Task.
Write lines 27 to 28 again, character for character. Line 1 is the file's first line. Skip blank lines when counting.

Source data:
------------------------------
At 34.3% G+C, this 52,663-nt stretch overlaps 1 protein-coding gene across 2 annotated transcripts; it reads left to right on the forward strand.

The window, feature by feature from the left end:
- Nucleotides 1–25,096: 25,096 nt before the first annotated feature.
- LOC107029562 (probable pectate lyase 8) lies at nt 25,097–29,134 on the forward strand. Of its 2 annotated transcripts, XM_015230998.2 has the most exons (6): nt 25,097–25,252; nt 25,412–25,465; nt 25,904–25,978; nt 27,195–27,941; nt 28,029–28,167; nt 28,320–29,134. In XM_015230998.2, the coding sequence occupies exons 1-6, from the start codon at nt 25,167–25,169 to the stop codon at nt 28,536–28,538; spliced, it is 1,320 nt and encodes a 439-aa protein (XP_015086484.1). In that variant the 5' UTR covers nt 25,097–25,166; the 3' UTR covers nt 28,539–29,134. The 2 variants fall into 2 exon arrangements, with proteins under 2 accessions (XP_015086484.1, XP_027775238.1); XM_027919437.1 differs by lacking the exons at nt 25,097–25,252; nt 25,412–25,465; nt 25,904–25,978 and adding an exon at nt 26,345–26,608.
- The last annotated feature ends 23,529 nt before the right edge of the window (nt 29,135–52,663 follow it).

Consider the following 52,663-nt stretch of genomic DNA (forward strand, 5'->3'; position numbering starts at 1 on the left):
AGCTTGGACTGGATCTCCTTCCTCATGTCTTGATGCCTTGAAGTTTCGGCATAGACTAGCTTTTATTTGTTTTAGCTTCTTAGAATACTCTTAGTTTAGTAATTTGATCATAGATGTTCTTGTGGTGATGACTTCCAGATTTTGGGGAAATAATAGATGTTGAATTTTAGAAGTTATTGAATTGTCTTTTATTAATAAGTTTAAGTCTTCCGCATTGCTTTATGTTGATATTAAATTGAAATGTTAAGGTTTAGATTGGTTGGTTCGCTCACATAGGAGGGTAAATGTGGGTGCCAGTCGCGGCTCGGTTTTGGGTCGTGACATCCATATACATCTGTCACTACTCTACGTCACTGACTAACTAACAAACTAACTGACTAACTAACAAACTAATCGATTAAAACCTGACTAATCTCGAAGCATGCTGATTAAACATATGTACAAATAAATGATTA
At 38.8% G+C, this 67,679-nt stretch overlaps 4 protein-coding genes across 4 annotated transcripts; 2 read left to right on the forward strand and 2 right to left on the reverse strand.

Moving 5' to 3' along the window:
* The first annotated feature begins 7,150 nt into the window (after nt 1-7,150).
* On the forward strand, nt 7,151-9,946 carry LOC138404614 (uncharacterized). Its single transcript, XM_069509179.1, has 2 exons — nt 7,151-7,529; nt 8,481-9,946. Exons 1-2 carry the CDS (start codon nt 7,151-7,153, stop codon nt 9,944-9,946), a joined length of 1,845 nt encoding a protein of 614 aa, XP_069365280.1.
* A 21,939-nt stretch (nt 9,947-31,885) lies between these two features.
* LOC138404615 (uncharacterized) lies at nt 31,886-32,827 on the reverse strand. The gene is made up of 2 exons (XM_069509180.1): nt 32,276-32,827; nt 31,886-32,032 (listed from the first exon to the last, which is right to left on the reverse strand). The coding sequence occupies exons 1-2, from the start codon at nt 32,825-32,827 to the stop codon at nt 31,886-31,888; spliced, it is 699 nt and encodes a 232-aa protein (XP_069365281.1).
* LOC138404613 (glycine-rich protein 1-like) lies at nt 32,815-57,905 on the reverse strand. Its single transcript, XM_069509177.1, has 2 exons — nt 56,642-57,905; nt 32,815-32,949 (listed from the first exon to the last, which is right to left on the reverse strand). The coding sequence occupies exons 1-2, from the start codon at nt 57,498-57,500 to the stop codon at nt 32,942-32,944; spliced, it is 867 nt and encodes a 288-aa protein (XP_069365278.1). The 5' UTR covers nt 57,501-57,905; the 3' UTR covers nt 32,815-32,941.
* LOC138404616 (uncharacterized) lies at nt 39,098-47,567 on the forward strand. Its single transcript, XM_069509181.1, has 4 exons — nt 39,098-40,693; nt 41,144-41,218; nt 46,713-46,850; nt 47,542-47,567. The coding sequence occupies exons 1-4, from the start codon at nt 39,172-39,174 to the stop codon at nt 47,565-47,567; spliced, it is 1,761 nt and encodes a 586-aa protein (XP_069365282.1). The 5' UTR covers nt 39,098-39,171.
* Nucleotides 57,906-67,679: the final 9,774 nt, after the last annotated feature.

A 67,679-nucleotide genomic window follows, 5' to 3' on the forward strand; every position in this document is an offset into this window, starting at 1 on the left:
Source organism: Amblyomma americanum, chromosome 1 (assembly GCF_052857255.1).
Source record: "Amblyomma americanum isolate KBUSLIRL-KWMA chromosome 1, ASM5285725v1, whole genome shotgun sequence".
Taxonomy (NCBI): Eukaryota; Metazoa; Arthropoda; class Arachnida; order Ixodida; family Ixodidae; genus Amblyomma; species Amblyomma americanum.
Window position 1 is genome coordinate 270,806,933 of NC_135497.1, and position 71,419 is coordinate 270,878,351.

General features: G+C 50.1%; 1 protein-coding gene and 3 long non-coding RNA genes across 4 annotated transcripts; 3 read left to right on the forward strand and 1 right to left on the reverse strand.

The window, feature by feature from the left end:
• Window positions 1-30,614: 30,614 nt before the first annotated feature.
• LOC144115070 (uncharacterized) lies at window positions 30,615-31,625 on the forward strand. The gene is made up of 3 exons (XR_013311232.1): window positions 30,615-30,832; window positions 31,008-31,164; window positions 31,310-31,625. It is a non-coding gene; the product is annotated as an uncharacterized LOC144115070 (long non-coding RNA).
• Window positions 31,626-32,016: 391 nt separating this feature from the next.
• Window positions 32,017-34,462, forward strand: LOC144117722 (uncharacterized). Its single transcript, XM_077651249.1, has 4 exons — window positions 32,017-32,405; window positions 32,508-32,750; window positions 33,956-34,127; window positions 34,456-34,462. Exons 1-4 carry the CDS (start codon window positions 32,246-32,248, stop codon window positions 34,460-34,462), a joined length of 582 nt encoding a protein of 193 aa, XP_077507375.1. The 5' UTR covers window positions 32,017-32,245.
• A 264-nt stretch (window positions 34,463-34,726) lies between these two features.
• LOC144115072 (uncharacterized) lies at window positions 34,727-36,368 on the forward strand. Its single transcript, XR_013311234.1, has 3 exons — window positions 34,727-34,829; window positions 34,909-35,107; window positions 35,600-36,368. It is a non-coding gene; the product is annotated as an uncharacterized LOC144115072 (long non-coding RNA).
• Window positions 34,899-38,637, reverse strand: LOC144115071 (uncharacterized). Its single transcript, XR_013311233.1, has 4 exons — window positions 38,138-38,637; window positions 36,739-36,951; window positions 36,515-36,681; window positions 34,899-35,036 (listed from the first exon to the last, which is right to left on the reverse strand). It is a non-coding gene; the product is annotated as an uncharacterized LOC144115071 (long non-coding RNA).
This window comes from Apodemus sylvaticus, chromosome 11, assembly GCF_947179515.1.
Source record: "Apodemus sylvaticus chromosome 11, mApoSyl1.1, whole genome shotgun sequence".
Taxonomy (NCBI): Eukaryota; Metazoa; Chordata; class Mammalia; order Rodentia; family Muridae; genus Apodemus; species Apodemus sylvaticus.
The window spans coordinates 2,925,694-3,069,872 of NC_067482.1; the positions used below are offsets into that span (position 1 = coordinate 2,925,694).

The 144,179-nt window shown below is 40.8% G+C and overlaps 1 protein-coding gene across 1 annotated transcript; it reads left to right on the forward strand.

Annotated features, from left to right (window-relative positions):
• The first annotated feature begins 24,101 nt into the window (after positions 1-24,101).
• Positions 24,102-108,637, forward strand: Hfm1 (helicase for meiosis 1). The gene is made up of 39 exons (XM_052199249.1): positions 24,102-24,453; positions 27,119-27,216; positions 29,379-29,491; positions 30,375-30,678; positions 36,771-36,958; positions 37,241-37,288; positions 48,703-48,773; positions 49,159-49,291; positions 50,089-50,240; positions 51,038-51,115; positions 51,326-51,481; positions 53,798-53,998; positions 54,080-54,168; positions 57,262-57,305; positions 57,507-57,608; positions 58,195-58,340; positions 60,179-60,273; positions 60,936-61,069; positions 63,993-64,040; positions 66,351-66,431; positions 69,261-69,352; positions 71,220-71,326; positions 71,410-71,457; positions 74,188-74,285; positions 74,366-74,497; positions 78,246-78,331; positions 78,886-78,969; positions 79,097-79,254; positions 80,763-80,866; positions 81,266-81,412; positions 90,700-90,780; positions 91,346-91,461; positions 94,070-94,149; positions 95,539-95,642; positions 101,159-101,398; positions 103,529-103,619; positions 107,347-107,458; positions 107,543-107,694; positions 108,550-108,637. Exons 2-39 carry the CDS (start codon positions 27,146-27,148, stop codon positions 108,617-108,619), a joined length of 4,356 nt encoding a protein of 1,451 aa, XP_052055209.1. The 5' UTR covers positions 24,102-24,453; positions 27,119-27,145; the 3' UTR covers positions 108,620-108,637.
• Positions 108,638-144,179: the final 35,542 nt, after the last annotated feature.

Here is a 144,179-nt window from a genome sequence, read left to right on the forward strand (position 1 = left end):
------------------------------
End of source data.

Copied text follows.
• Window positions 32,017-34,462, forward strand: LOC144117722 (uncharacterized). Its single transcript, XM_077651249.1, has 4 exons — window positions 32,017-32,405; window positions 32,508-32,750; window positions 33,956-34,127; window positions 34,456-34,462. Exons 1-4 carry the CDS (start codon window positions 32,246-32,248, stop codon window positions 34,460-34,462), a joined length of 582 nt encoding a protein of 193 aa, XP_077507375.1. The 5' UTR covers window positions 32,017-32,245.
• A 264-nt stretch (window positions 34,463-34,726) lies between these two features.